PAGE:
In a telephone discussion from Israel, Naftali Raz, a member of the pro-peace Meretz party, told EIR, "It is a dark day." He said he feared that within 24 hours, Israel would decide to launch a ground assault on Gaza, which will be the "worst decision in its history," and lead to thousands of Palestinian deaths and hundreds of Israeli. According to Raz, Hamas is banking on an Israeli ground assault, and has already prepared for it, and would strategically benefit from the catastrophe.

A similar scenario occurred in March 2002, when a suicide bombing was used as a pretext for then-Prime Minister Ariel Sharon to launch "Operation Defensive Shield," which had been in preparation for months.

Although he said he supported the initial Israeli attack, because of the Hamas missile strikes, Raz said the Israeli attacks should have ended after the first or second day. The only way out, Raz said, was an immediate ceasefire, even a unilateral one, and a return to the negotiating table.

Raz said his views are shared by some very senior retired military officers who have been speaking out in the media. One of the most outspoken is Gen. Amram Mitzner (ret.), former chairman of the Labor Party, who was interviewed on national radio calling for an immediate ceasefire, and who spoke against a ground assault. Other retired generals who have made similar statements include Amos Lapidot, former chief of the Israeli Air Force; Shlomi Gazit, former head of military intelligence; and Ben Ami Gov, a winner of the Israeli prize for national security. In addition, three well-known authors—David Grossman, Amos Oz, and A.B. Joshua—have been speaking out against the war.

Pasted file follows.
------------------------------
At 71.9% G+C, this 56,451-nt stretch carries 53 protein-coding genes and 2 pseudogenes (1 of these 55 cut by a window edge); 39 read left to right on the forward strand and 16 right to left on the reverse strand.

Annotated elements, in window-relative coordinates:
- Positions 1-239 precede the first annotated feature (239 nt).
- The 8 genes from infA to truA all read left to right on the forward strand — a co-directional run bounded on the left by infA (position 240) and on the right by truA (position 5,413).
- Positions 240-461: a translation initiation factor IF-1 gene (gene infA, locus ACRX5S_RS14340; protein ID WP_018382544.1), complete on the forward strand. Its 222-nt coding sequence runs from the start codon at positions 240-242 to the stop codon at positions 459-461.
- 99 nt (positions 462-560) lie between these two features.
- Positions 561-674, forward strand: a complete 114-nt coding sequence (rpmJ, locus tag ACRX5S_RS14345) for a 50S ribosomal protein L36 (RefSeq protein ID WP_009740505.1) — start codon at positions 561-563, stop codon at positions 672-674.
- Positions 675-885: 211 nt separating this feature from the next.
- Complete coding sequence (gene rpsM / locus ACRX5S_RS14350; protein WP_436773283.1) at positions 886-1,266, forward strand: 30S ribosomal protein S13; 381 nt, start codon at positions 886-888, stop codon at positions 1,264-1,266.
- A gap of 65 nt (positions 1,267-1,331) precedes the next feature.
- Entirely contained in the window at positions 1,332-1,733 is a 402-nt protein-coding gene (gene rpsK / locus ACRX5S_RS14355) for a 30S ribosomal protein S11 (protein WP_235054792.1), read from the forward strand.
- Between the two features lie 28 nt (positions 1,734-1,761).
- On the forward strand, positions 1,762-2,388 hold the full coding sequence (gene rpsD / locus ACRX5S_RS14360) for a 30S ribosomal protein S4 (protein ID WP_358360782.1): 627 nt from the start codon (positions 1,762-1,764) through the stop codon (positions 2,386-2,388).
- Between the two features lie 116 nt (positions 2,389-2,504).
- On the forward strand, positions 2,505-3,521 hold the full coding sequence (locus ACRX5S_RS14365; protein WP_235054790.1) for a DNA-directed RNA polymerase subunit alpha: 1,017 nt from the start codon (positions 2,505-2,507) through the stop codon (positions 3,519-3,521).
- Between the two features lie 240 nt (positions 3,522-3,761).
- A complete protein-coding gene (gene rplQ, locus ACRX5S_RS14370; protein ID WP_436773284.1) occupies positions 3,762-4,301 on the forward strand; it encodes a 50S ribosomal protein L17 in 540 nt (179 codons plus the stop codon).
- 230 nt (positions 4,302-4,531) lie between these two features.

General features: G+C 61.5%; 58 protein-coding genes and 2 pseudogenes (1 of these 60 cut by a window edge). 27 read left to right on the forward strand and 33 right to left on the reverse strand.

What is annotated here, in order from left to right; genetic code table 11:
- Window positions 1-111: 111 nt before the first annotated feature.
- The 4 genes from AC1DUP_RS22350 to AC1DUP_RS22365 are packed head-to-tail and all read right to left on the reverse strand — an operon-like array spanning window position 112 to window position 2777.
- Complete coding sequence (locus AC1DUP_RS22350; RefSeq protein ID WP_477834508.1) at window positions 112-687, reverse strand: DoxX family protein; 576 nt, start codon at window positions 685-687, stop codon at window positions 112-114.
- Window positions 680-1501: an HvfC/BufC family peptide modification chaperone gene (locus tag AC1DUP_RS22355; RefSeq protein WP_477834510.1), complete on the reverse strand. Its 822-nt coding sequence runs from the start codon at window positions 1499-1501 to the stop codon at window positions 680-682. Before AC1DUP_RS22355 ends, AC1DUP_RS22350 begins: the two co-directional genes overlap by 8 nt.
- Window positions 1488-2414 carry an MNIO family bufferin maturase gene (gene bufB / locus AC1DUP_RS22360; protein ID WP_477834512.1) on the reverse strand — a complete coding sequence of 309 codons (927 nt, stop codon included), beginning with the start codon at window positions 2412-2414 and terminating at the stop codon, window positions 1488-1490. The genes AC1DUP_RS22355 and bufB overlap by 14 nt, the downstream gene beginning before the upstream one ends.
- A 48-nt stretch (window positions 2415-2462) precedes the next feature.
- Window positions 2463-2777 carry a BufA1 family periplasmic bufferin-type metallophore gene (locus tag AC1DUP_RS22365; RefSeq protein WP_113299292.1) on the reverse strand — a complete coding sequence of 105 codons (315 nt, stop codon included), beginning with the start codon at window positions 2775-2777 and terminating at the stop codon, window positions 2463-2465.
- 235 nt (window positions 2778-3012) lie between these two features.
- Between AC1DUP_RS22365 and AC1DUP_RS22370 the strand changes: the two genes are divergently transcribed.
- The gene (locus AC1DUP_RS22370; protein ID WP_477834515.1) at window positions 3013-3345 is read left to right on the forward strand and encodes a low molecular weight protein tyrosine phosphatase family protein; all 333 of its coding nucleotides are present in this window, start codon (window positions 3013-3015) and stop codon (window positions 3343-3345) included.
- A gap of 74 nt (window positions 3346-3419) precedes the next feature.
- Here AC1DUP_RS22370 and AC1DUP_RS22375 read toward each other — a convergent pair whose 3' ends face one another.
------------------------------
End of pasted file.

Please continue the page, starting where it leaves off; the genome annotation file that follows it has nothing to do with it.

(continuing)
While the latest poll shows that 82% of Israelis support the Gaza operation, a group called The Other Voice, based in Sederot, which is the Israeli city that has suffered the greatest number of rocket attacks from Gaza, has called for a ceasefire and co-existence between Israelis and Palestinians.

Specter Promotes Diplomatic Solutions in Israel and Syria

Dec. 31 (EIRNS)—U.S. Sen. Arlen Specter (R-Pa.) has been in Israel and Syria, where he held discussions on Syrian-Israeli peace talks. On Dec. 28, he met with Israeli Prime Minister Ehud Olmert, and on Dec. 29 he met Syrian President Bashar Assad, to whom he delivered a message from Olmert. Specter has been active in promoting better U.S.-Syrian relations as well as Syrian-Israeli peace efforts. He has travelled often to both countries.

"I believe the efforts to isolate Syria have not been successful," Specter is quoted as saying in the Jerusalem Post. "We ought to try to change things. President Clinton tried to do a good job in 1995 and 2000, and I think it ought to be pursued." He said that "there could be a great deal to be gained" if an agreement with Syria were reached. Specter said he thought "it would be very difficult" to draw Syria out of Iran's orbit, because the ties go back "a long way." But, he said, "it is an evolving picture, and interests change. I think Syria would definitely like a closer relationship with the U.S. I have always been an advocate of diplomacy."

On Iran, he called for the U.S. to hold talks. "I think the dialogue ought to last however long the dialogue needs to last," he said. "I would hope that it would last and be successful, and lead to diplomatic relations, and peaceful terms, and to a new Iranian president who doesn't want to wipe Israel off the face of the earth; that's what I would like."

As to whether the Iranians would use the talks as a cover to move their nuclear program forward, Specter said, "They are going to move that forward whether we like it or not." Specter said that it needed to be communicated to the Iranians "in unmistakable terms that it is unacceptable for them to have a nuclear weapon, but I don't think we are well advised to say anything beyond that. No threats, no implied threats, just that it is unacceptable."